Diversity in Prehistoric diet or why the “Paleo” diet is myth

On June 1st, Counter Culture is taking its Neolithic cheese making experiment to the Discovery Zone, for York’s annual Festival of Ideas. So, we thought this would be a good time to blog a little more about the outreach side of the project and why we’ve been making cheese (other than because it tastes good!).

Counter Culture is interested in getting people talking how assumptions we make about the history of our diets informs the food choices we make today. For example, we often think of milk as an essential part of the “food wheel” in the UK, but we have adapted to drink milk since the Neolithic. The project will be also be researching at how diversity and change in diet in prehistory impacted on social organisation in the Neolithic; aiming to illustrate how deeply culturally our food choices really are.

Food is constantly in the headlines today. Either as a boost to health or a barrier to it, what we eat is under constant scrutiny. This tells us something interesting about food and diet. Rather than just providing the sufficient fuel for life, what we eat is shaped by social norms and practices that frame daily routines and special occasions. The research that we’ve carried out into Prehistoric diet, suggests that food and diet was just as shaped by social practices, as by a need for calories. Rather than there being one prehistoric diet, prehistory is characterised by flexibility in diet as well as ingenuity and care in its preparation. Humans have uniquely adapted to almost environments and built their diets out of each specific environmental setting.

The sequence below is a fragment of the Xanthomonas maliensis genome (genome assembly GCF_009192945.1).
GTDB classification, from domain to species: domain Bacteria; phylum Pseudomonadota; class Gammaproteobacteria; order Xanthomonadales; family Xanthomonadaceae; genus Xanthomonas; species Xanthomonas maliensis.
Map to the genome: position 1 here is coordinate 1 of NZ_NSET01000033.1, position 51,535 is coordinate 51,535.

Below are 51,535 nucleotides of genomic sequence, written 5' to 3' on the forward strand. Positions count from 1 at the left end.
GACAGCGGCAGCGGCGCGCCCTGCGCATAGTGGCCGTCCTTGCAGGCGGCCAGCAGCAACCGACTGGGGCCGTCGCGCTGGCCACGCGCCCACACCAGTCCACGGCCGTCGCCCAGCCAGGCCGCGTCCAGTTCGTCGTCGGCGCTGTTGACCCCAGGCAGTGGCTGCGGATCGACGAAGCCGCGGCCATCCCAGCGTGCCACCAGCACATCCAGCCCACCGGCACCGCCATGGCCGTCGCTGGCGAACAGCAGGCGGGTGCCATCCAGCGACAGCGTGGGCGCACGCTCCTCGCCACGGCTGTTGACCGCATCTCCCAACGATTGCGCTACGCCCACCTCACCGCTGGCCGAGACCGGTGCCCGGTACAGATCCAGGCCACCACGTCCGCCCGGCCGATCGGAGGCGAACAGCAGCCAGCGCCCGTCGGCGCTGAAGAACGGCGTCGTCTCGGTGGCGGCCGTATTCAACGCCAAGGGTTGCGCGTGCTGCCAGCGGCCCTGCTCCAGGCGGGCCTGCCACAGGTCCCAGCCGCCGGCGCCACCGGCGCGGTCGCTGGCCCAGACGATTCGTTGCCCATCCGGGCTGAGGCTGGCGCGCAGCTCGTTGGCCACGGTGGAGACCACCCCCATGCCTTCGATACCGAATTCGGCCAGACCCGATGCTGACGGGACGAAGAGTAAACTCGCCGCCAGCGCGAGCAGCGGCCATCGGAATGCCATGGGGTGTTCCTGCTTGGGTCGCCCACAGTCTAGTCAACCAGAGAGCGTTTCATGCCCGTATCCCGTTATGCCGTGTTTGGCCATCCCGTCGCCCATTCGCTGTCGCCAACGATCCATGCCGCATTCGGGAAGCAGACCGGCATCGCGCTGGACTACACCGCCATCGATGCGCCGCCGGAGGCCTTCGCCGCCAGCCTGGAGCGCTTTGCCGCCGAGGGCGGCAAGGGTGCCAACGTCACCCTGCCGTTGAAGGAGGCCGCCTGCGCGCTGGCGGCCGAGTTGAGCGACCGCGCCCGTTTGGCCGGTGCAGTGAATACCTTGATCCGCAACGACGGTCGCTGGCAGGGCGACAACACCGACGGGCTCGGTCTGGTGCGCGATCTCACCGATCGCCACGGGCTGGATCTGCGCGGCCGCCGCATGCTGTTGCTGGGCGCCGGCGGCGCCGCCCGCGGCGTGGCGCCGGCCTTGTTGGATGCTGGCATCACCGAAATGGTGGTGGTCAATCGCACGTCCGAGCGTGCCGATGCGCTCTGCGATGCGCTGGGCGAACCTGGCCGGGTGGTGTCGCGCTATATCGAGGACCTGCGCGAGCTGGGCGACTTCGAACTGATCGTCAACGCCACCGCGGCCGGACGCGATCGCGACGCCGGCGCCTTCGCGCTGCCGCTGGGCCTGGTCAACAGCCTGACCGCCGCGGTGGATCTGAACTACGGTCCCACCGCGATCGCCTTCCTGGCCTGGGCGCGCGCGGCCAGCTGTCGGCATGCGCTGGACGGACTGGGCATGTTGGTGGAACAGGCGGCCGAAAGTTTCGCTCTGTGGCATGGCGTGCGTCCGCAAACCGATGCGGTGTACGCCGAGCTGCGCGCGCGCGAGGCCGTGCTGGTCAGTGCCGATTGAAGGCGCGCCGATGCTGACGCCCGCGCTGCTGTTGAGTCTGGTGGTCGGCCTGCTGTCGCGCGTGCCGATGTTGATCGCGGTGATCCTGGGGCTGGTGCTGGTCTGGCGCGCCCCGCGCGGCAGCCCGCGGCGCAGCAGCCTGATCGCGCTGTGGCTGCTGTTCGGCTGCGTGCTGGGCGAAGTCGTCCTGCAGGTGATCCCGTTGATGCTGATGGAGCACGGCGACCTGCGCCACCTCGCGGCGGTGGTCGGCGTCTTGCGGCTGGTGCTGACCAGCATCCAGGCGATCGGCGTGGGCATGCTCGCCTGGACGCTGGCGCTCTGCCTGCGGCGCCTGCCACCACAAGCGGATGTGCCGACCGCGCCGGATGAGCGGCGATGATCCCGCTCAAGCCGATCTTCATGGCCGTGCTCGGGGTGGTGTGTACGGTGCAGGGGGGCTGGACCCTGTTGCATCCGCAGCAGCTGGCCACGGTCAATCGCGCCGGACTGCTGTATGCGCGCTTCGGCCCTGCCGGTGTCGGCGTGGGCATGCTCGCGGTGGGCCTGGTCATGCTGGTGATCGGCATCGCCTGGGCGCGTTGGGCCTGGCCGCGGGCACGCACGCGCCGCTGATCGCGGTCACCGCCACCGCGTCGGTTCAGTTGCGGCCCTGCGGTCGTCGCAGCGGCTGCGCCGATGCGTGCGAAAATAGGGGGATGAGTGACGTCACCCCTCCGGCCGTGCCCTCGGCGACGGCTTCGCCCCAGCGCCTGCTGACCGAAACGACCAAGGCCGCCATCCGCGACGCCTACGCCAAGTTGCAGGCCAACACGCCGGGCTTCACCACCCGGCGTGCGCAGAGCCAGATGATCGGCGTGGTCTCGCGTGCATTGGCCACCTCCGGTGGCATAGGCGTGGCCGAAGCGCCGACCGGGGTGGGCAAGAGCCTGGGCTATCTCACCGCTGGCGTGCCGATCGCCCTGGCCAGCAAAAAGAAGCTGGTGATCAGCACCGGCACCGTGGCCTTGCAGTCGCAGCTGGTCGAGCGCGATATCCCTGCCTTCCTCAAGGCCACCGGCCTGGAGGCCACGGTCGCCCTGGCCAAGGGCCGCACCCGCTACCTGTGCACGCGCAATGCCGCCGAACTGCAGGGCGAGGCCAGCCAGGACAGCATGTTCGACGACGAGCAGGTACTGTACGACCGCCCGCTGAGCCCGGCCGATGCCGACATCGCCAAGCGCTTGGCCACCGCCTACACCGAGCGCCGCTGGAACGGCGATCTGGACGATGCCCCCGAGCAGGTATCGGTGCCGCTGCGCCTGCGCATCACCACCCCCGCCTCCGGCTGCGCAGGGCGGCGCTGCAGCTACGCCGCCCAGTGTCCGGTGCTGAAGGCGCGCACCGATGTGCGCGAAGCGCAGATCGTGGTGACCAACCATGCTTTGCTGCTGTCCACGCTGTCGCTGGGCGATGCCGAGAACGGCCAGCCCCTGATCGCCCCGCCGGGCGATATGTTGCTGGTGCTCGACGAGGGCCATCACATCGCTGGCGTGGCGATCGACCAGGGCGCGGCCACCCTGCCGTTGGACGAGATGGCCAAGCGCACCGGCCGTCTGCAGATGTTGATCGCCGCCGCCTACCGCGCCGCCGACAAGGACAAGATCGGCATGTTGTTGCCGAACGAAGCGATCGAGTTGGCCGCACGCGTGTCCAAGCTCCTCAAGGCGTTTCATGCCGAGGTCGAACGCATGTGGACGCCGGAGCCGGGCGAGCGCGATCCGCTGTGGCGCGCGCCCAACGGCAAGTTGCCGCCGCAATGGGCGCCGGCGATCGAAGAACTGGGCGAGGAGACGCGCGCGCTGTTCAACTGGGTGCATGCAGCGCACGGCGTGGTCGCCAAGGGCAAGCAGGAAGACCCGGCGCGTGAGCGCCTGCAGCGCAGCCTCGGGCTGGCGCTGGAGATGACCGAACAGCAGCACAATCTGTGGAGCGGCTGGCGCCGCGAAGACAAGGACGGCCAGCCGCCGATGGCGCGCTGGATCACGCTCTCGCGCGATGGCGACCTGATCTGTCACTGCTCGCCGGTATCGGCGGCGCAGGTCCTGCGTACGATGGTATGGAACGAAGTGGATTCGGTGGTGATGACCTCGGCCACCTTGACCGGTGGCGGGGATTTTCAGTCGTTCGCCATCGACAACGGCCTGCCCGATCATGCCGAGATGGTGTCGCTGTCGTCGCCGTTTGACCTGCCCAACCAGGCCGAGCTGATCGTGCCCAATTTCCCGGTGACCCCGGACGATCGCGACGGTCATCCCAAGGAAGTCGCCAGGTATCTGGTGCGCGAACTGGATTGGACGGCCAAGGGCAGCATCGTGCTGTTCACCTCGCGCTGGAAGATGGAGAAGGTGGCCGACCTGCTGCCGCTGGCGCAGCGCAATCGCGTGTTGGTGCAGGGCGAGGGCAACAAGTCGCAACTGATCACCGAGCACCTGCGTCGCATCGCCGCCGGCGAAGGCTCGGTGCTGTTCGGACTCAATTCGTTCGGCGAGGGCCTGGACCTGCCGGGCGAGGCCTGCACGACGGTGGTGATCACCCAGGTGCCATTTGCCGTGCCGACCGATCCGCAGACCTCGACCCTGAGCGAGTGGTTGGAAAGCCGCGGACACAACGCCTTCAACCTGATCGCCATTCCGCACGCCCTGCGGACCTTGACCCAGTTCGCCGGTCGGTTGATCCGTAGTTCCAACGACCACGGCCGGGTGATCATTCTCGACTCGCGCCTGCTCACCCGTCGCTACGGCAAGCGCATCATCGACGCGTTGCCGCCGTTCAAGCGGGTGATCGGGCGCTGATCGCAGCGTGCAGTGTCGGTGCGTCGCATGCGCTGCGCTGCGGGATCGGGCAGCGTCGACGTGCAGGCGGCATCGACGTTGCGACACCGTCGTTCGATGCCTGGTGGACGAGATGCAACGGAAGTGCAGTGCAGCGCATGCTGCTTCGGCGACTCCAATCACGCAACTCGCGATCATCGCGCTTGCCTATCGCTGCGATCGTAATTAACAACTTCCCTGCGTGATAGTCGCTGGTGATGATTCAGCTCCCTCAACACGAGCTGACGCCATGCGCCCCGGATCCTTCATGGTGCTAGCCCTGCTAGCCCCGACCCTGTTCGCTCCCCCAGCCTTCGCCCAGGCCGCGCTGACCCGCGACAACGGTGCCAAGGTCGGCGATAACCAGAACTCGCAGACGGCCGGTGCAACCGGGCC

This is no clearer than in the case of cheese and dairy products, an element of the modern diet shunned by proponents of the “Paleo” diet. Only a third of the world’s adult population can digest milk today (they have the ability to digest the lactose sugars in milk). Based on current aDNA research, this ability has evolved since the Bronze Age. This means that if Neolithic people wanted to consume dairy products without experiencing the unpleasant symptoms associated with being unable to digest milk sugars, they need someway to remove the lactose. Processing milk into cheese (separating the curds and whey) removes the sugars as they stay in the whey. We are now finding evidence that they did so. Scientific analysis has shown that dairy products were processed in pots, and may have been associated with particular times of the year or special monuments.